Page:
We saw that we have a Savior who is known as the Man of Sorrows to whom we can come, and with whom we can talk, and he is acquainted with grief.
Now today, I want to focus on a second pair of themes that run throughout the book of Lamentations – guilt and grievance.
God has given us, in the Bible, two books that deal with grief and loss. One of these is Lamentations. The other is the book of Job. God gave us these two books for a reason and there are important differences between them.
i. Guilt plays absolutely no part whatsoever in the book of Job
Job was a righteous man. The Bible says he was “blameless and upright, one who feared God and turned away from evil” (Job 1:1). But when Job suffered, his friends didn’t believe that.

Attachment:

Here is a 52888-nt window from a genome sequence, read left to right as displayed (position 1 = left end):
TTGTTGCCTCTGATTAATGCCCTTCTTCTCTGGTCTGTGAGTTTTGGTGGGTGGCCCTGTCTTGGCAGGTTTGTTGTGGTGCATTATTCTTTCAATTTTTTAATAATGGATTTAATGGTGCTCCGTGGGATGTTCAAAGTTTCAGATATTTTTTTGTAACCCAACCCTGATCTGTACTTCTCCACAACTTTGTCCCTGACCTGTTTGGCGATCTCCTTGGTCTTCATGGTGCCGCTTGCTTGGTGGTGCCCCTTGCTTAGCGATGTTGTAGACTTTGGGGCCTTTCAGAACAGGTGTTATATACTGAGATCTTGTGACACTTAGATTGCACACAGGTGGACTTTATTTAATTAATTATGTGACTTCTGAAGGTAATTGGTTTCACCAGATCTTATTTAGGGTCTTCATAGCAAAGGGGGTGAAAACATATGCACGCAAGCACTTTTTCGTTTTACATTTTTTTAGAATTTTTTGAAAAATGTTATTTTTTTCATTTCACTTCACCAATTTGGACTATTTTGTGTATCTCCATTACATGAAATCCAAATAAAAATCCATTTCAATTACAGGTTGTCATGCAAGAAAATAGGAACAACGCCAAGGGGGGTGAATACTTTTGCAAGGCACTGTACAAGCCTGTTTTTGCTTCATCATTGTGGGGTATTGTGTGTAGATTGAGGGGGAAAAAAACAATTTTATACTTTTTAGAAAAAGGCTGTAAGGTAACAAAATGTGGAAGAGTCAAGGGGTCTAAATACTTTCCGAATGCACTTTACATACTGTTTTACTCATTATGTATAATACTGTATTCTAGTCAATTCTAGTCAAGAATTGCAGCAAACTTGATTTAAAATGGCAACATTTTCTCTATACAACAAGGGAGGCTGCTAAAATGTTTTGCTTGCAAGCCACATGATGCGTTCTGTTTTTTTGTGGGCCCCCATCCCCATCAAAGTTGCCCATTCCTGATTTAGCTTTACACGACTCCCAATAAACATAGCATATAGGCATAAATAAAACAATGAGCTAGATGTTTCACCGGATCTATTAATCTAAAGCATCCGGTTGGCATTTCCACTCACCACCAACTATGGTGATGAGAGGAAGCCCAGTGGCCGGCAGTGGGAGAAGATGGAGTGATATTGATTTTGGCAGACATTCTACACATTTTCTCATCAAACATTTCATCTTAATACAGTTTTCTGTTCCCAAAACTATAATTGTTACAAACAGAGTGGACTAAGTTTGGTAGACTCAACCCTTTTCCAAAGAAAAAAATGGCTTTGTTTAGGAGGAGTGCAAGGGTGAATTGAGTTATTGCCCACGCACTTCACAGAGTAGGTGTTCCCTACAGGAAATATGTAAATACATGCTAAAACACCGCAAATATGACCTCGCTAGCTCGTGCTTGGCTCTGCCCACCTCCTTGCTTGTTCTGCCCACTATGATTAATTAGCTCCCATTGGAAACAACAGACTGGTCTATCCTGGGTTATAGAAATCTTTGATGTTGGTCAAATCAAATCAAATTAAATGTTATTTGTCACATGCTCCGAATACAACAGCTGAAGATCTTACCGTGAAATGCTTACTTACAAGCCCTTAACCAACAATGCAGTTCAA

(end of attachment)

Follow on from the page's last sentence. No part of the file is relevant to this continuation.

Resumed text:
They felt sure that this could not be the case.
The friends were convinced that God brings blessing to the good and that he brings trouble to the wicked: “Look at what has happened to you, Job. Bad things don’t happen to good people. Come clean and confess! Some secret sin must lie at the root of your suffering. Why don’t you own up to whatever it is?” But Job would not relent. “I am in the right,” he said (Job 9:15, 20). In fact, he insisted, “I am blameless” (Job 9:20, 21).
At the end of the story, God stands with Job, and not with his friends. God says to Eliphaz, one of Job’s friends, “My anger burns against you and against your two friends, for you have not spoken of me what is right, as my servant Job has” (Job 42:7). God says, “What you said misrepresents me – that all suffering is the result of sin.”
Walt Kaiser says, “One of the harshest acts we mortals inflict on one another is the flippant way in which we automatically assume that any pain, anguish or suffering visited upon another person must be the result of that person’s sin.”